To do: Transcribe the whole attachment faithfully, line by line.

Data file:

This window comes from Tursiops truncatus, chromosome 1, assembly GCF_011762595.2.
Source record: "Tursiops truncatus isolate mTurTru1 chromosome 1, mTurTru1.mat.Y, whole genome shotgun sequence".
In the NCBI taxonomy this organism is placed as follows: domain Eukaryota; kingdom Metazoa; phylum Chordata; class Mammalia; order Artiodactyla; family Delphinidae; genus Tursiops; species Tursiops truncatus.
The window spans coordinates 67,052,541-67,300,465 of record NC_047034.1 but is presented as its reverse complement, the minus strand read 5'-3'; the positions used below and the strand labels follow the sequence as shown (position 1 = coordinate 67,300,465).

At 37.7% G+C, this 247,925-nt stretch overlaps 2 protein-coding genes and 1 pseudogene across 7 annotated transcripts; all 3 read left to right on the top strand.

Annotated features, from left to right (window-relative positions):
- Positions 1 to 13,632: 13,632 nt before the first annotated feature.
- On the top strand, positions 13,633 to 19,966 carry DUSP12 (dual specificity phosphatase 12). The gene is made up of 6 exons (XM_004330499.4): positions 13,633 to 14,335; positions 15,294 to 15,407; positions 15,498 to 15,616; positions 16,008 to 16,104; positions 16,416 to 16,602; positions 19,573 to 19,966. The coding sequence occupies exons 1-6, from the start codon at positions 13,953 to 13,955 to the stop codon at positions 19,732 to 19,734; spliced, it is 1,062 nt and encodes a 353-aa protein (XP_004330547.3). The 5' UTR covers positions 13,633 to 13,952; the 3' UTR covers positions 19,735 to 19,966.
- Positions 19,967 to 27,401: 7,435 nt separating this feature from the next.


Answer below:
This window comes from Tursiops truncatus, chromosome 1, assembly GCF_011762595.2.
Source record: "Tursiops truncatus isolate mTurTru1 chromosome 1, mTurTru1.mat.Y, whole genome shotgun sequence".
In the NCBI taxonomy this organism is placed as follows: domain Eukaryota; kingdom Metazoa; phylum Chordata; class Mammalia; order Artiodactyla; family Delphinidae; genus Tursiops; species Tursiops truncatus.
The window spans coordinates 67,052,541-67,300,465 of record NC_047034.1 but is presented as its reverse complement, the minus strand read 5'-3'; the positions used below and the strand labels follow the sequence as shown (position 1 = coordinate 67,300,465).

At 37.7% G+C, this 247,925-nt stretch overlaps 2 protein-coding genes and 1 pseudogene across 7 annotated transcripts; all 3 read left to right on the top strand.

Annotated features, from left to right (window-relative positions):
- Positions 1 to 13,632: 13,632 nt before the first annotated feature.
- On the top strand, positions 13,633 to 19,966 carry DUSP12 (dual specificity phosphatase 12). The gene is made up of 6 exons (XM_004330499.4): positions 13,633 to 14,335; positions 15,294 to 15,407; positions 15,498 to 15,616; positions 16,008 to 16,104; positions 16,416 to 16,602; positions 19,573 to 19,966. The coding sequence occupies exons 1-6, from the start codon at positions 13,953 to 13,955 to the stop codon at positions 19,732 to 19,734; spliced, it is 1,062 nt and encodes a 353-aa protein (XP_004330547.3). The 5' UTR covers positions 13,633 to 13,952; the 3' UTR covers positions 19,735 to 19,966.
- Positions 19,967 to 27,401: 7,435 nt separating this feature from the next.